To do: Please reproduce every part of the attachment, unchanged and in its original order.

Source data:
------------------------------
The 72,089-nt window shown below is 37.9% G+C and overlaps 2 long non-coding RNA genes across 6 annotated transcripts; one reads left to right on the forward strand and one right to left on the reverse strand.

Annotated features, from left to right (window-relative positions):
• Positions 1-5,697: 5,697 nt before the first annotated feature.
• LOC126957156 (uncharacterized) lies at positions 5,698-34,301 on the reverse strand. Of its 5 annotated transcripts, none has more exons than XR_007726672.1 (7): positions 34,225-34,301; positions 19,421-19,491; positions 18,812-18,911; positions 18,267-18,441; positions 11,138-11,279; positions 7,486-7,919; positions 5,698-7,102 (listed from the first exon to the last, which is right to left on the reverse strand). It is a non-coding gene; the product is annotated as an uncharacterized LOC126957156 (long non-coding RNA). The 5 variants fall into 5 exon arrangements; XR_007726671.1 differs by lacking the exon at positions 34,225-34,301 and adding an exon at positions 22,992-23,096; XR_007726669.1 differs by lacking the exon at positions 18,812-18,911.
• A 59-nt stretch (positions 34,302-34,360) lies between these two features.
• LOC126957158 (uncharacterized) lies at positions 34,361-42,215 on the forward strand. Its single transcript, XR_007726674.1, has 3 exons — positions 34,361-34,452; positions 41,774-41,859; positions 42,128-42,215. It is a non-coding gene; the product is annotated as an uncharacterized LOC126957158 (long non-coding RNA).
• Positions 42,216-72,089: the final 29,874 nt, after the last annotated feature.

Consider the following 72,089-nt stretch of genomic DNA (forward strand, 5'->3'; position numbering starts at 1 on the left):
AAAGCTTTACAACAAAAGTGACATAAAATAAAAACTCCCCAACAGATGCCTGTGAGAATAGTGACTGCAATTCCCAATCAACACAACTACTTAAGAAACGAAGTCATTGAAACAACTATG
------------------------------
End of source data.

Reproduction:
The 72,089-nt window shown below is 37.9% G+C and overlaps 2 long non-coding RNA genes across 6 annotated transcripts; one reads left to right on the forward strand and one right to left on the reverse strand.

Annotated features, from left to right (window-relative positions):
• Positions 1-5,697: 5,697 nt before the first annotated feature.
• LOC126957156 (uncharacterized) lies at positions 5,698-34,301 on the reverse strand. Of its 5 annotated transcripts, none has more exons than XR_007726672.1 (7): positions 34,225-34,301; positions 19,421-19,491; positions 18,812-18,911; positions 18,267-18,441; positions 11,138-11,279; positions 7,486-7,919; positions 5,698-7,102 (listed from the first exon to the last, which is right to left on the reverse strand). It is a non-coding gene; the product is annotated as an uncharacterized LOC126957156 (long non-coding RNA). The 5 variants fall into 5 exon arrangements; XR_007726671.1 differs by lacking the exon at positions 34,225-34,301 and adding an exon at positions 22,992-23,096; XR_007726669.1 differs by lacking the exon at positions 18,812-18,911.
• A 59-nt stretch (positions 34,302-34,360) lies between these two features.
• LOC126957158 (uncharacterized) lies at positions 34,361-42,215 on the forward strand. Its single transcript, XR_007726674.1, has 3 exons — positions 34,361-34,452; positions 41,774-41,859; positions 42,128-42,215. It is a non-coding gene; the product is annotated as an uncharacterized LOC126957158 (long non-coding RNA).
• Positions 42,216-72,089: the final 29,874 nt, after the last annotated feature.

Consider the following 72,089-nt stretch of genomic DNA (forward strand, 5'->3'; position numbering starts at 1 on the left):
AAAGCTTTACAACAAAAGTGACATAAAATAAAAACTCCCCAACAGATGCCTGTGAGAATAGTGACTGCAATTCCCAATCAACACAACTACTTAAGAAACGAAGTCATTGAAACAACTATG